Two entries down there is the original typewritten manuscript of the chapter “Ave Sherlock Morituri et Cetera,” and the note: “With numerous corrections and deletions.” Deletions? What was cut? And was it ever rescued to be used somewhere else? (Starrett was into recycling long before it became the word was coined.)
Next, take a glance up to the third page, where “on the verso of the last sheet Starrett has jotted down a tentative list of contents of The Private Life.” One’s pulse quickens at the thought. Is this the same list that Starrett sent to Gray Chancler Briggs on 17 March, 1933? (See page 13 of Dear Starrett—Dear Briggs—, published in New York by Fordham University Press in 1998.) Do the two lists differ in a way that would show how Starrett’s thoughts progressed while the book was in production?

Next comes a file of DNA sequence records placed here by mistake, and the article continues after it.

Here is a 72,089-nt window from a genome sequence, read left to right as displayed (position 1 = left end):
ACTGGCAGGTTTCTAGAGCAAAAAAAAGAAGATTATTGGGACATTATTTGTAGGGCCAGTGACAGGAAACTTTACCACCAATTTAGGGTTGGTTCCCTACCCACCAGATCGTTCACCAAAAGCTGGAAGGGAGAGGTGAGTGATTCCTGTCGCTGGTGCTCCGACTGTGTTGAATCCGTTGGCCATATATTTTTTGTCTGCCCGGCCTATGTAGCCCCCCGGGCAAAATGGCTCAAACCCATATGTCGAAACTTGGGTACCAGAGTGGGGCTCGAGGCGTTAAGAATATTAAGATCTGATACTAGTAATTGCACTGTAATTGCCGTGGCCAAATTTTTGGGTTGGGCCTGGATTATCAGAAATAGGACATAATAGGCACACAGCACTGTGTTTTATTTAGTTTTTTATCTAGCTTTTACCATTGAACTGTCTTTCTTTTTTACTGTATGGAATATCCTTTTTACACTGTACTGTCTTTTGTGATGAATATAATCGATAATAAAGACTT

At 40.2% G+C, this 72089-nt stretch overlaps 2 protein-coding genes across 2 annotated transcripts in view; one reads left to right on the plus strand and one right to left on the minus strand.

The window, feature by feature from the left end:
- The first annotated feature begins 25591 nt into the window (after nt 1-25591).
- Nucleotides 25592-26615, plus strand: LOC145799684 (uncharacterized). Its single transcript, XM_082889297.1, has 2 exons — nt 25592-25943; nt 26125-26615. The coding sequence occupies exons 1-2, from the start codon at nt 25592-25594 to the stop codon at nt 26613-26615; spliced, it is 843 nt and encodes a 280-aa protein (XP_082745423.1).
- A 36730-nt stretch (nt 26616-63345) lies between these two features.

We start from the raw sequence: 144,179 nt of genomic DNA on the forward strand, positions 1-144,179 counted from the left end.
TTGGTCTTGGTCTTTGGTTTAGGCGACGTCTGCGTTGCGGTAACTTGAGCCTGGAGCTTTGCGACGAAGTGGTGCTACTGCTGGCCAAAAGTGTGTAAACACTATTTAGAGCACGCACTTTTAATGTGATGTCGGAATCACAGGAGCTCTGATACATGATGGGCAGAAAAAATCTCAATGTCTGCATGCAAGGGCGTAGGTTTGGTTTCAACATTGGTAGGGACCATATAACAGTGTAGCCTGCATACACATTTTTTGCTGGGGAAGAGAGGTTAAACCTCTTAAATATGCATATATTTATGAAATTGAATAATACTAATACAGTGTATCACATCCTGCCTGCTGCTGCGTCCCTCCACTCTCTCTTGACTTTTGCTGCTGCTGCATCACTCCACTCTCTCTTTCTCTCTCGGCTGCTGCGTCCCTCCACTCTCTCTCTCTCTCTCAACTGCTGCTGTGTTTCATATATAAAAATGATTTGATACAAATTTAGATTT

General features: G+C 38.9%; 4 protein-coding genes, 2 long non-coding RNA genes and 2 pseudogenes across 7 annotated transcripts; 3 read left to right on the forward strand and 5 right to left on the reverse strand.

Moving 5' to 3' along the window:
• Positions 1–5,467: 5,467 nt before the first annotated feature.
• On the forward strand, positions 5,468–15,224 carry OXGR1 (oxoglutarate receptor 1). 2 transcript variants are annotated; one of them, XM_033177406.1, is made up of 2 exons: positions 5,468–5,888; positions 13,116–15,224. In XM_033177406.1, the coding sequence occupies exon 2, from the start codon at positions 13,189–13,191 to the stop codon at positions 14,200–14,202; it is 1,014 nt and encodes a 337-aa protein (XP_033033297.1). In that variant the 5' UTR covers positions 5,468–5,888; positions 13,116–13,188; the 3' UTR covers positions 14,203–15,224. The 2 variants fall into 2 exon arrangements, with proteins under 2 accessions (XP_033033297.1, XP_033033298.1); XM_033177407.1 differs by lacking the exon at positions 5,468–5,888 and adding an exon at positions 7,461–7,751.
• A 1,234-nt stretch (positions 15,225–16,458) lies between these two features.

The mind boggles.
And then, to add insult to it all, look at the prices. Pittances for such prizes! Trifles for such treasures! Yes, I know that if the catalogue was produced in the 40s or 50s, these pre-inflationary prices would have been, as my grandmother used to say when faced with an expensive object she wanted, "dear— too dear for something like that."
Still, my imagination goes wild. The manuscript chapters for the whole book, plus the autographed first edition, could be picked up for less than $100. Add to that the wonderful pamphlets by Edwin B. Hill (which now would cost at least a few hundred dollars each, if they were available for sale today), plus the invaluable piece by Frederic Dorr Steele and, and —
I had to get a drink.
It is really all too much. To know that these wonderful items were for sale and must, MUST be out there somewhere is too much.
I am going to lie down.
Perhaps tonight, when I dream of the treasures to be found in used bookshops, I won’t be too late this time.